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Fostering Maximum Development of the Individual


by Arthur W. Combs ó 1976

Whatever is done to improve high school education must be related to some conception of the nature of learners and of the learning process. For several generations our thinking about high school education has been based primarily upon behavioristic views of what people are like and how they behave. Those concepts may have been useful guides when high school goals were simpler, curricula were limited, and the pace of societal change was slower. Secondary education of today and tomorrow must be much more complex and geared to the satisfaction of quite different student and societal needs.To meet these demands, new theoretical concepts are required to orient our thinking and to point the way to new techniques and processes designed to meet current needs. Fortunately, such concepts are available in modern humanistic psychology.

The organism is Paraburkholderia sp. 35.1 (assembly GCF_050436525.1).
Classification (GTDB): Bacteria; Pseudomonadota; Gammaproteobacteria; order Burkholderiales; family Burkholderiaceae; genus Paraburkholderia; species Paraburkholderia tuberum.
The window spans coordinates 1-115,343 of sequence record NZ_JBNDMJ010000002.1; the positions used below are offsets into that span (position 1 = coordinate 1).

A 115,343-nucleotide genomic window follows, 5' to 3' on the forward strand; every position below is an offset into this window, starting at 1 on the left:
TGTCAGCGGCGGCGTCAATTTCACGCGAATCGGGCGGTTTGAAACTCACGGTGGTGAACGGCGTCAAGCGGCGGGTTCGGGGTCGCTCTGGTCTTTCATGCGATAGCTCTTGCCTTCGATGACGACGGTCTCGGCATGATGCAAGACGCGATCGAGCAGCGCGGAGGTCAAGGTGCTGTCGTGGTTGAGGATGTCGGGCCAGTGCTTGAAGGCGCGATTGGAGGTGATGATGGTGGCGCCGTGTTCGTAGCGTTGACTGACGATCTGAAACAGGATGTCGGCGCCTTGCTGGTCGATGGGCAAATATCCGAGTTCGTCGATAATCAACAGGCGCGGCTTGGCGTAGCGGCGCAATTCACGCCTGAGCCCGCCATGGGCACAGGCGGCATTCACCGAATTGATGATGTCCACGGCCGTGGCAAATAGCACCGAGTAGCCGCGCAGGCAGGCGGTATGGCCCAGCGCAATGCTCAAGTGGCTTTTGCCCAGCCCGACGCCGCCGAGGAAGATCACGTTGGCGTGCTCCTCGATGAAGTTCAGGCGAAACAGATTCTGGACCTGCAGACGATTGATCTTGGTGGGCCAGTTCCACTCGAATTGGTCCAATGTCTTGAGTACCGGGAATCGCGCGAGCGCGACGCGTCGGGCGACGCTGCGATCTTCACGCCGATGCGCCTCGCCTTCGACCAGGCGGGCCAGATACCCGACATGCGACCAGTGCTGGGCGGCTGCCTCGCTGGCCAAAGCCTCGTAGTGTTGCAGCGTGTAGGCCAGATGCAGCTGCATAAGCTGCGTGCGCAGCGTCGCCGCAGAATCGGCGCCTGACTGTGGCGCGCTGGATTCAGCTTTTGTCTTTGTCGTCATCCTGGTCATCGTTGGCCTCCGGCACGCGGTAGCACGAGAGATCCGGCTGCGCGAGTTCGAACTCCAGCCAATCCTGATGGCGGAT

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This article originally appeared as NSSE Yearbook Vol 75, No. 2.


Cite This Article as: Teachers College Record Volume 77 Number 6, 1976, p. 65-87
http://www.tcrecord.org ID Number: 19100, Date Accessed: 8/19/2017 1:36:10 AM

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